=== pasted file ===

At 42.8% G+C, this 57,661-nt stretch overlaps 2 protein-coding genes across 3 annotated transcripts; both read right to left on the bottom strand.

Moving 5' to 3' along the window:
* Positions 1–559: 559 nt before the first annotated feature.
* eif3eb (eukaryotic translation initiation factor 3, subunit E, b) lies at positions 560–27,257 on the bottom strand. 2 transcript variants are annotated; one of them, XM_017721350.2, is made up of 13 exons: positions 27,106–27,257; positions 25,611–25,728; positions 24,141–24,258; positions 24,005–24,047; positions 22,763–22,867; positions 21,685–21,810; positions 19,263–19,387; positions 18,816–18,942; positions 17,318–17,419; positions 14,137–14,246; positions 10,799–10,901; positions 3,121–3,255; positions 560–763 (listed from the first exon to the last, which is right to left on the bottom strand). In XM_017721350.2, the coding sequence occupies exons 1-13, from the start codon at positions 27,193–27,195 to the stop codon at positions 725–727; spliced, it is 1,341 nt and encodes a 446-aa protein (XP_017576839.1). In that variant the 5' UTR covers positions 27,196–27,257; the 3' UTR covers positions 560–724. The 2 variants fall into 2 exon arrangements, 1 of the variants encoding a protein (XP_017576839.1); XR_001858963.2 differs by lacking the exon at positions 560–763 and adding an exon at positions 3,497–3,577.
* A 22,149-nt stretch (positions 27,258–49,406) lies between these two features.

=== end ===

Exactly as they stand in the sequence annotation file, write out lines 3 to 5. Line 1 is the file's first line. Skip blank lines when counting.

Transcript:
* Positions 1–559: 559 nt before the first annotated feature.
* eif3eb (eukaryotic translation initiation factor 3, subunit E, b) lies at positions 560–27,257 on the bottom strand. 2 transcript variants are annotated; one of them, XM_017721350.2, is made up of 13 exons: positions 27,106–27,257; positions 25,611–25,728; positions 24,141–24,258; positions 24,005–24,047; positions 22,763–22,867; positions 21,685–21,810; positions 19,263–19,387; positions 18,816–18,942; positions 17,318–17,419; positions 14,137–14,246; positions 10,799–10,901; positions 3,121–3,255; positions 560–763 (listed from the first exon to the last, which is right to left on the bottom strand). In XM_017721350.2, the coding sequence occupies exons 1-13, from the start codon at positions 27,193–27,195 to the stop codon at positions 725–727; spliced, it is 1,341 nt and encodes a 446-aa protein (XP_017576839.1). In that variant the 5' UTR covers positions 27,196–27,257; the 3' UTR covers positions 560–724. The 2 variants fall into 2 exon arrangements, 1 of the variants encoding a protein (XP_017576839.1); XR_001858963.2 differs by lacking the exon at positions 560–763 and adding an exon at positions 3,497–3,577.
* A 22,149-nt stretch (positions 27,258–49,406) lies between these two features.